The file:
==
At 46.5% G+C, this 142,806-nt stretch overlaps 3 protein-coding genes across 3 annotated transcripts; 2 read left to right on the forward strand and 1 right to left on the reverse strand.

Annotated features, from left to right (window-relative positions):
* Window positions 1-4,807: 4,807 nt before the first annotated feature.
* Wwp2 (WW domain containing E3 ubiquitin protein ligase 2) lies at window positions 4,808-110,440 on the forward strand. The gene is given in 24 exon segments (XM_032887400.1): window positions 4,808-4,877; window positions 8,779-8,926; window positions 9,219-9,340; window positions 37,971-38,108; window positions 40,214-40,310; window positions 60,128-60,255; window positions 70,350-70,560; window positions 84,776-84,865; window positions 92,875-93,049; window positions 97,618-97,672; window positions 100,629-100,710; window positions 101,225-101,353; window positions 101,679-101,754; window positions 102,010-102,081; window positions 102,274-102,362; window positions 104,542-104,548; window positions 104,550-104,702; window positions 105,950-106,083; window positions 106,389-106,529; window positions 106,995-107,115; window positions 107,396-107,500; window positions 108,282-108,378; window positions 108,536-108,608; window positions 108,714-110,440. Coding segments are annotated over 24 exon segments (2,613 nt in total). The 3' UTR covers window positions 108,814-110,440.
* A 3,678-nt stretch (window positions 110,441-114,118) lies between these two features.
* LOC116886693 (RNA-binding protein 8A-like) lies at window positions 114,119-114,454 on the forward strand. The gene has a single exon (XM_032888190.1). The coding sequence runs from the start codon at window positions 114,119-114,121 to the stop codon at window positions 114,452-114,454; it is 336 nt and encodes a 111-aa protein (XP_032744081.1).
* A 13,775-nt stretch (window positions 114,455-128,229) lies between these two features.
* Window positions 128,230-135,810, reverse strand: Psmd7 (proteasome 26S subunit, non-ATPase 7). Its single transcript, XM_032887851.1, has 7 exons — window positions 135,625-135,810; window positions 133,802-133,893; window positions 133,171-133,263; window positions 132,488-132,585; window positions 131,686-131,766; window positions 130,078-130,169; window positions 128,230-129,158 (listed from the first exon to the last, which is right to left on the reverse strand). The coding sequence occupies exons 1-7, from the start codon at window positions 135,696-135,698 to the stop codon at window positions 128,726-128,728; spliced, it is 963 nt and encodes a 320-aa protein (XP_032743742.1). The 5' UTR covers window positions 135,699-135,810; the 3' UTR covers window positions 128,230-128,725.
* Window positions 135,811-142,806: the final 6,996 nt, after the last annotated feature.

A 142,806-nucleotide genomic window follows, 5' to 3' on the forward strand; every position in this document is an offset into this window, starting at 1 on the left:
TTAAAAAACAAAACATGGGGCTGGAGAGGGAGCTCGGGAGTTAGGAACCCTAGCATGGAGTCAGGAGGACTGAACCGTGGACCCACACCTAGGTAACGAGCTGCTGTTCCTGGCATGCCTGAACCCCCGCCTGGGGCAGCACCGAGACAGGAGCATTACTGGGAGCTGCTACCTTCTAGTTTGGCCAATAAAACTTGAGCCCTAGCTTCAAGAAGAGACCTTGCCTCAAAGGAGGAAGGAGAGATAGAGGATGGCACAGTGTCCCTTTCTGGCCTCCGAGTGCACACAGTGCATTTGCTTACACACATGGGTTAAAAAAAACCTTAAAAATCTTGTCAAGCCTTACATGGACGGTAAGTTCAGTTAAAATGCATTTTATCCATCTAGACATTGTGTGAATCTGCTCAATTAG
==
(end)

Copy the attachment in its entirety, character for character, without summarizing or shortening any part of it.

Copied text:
At 46.5% G+C, this 142,806-nt stretch overlaps 3 protein-coding genes across 3 annotated transcripts; 2 read left to right on the forward strand and 1 right to left on the reverse strand.

Annotated features, from left to right (window-relative positions):
* Window positions 1-4,807: 4,807 nt before the first annotated feature.
* Wwp2 (WW domain containing E3 ubiquitin protein ligase 2) lies at window positions 4,808-110,440 on the forward strand. The gene is given in 24 exon segments (XM_032887400.1): window positions 4,808-4,877; window positions 8,779-8,926; window positions 9,219-9,340; window positions 37,971-38,108; window positions 40,214-40,310; window positions 60,128-60,255; window positions 70,350-70,560; window positions 84,776-84,865; window positions 92,875-93,049; window positions 97,618-97,672; window positions 100,629-100,710; window positions 101,225-101,353; window positions 101,679-101,754; window positions 102,010-102,081; window positions 102,274-102,362; window positions 104,542-104,548; window positions 104,550-104,702; window positions 105,950-106,083; window positions 106,389-106,529; window positions 106,995-107,115; window positions 107,396-107,500; window positions 108,282-108,378; window positions 108,536-108,608; window positions 108,714-110,440. Coding segments are annotated over 24 exon segments (2,613 nt in total). The 3' UTR covers window positions 108,814-110,440.
* A 3,678-nt stretch (window positions 110,441-114,118) lies between these two features.
* LOC116886693 (RNA-binding protein 8A-like) lies at window positions 114,119-114,454 on the forward strand. The gene has a single exon (XM_032888190.1). The coding sequence runs from the start codon at window positions 114,119-114,121 to the stop codon at window positions 114,452-114,454; it is 336 nt and encodes a 111-aa protein (XP_032744081.1).
* A 13,775-nt stretch (window positions 114,455-128,229) lies between these two features.
* Window positions 128,230-135,810, reverse strand: Psmd7 (proteasome 26S subunit, non-ATPase 7). Its single transcript, XM_032887851.1, has 7 exons — window positions 135,625-135,810; window positions 133,802-133,893; window positions 133,171-133,263; window positions 132,488-132,585; window positions 131,686-131,766; window positions 130,078-130,169; window positions 128,230-129,158 (listed from the first exon to the last, which is right to left on the reverse strand). The coding sequence occupies exons 1-7, from the start codon at window positions 135,696-135,698 to the stop codon at window positions 128,726-128,728; spliced, it is 963 nt and encodes a 320-aa protein (XP_032743742.1). The 5' UTR covers window positions 135,699-135,810; the 3' UTR covers window positions 128,230-128,725.
* Window positions 135,811-142,806: the final 6,996 nt, after the last annotated feature.

A 142,806-nucleotide genomic window follows, 5' to 3' on the forward strand; every position in this document is an offset into this window, starting at 1 on the left:
TTAAAAAACAAAACATGGGGCTGGAGAGGGAGCTCGGGAGTTAGGAACCCTAGCATGGAGTCAGGAGGACTGAACCGTGGACCCACACCTAGGTAACGAGCTGCTGTTCCTGGCATGCCTGAACCCCCGCCTGGGGCAGCACCGAGACAGGAGCATTACTGGGAGCTGCTACCTTCTAGTTTGGCCAATAAAACTTGAGCCCTAGCTTCAAGAAGAGACCTTGCCTCAAAGGAGGAAGGAGAGATAGAGGATGGCACAGTGTCCCTTTCTGGCCTCCGAGTGCACACAGTGCATTTGCTTACACACATGGGTTAAAAAAAACCTTAAAAATCTTGTCAAGCCTTACATGGACGGTAAGTTCAGTTAAAATGCATTTTATCCATCTAGACATTGTGTGAATCTGCTCAATTAG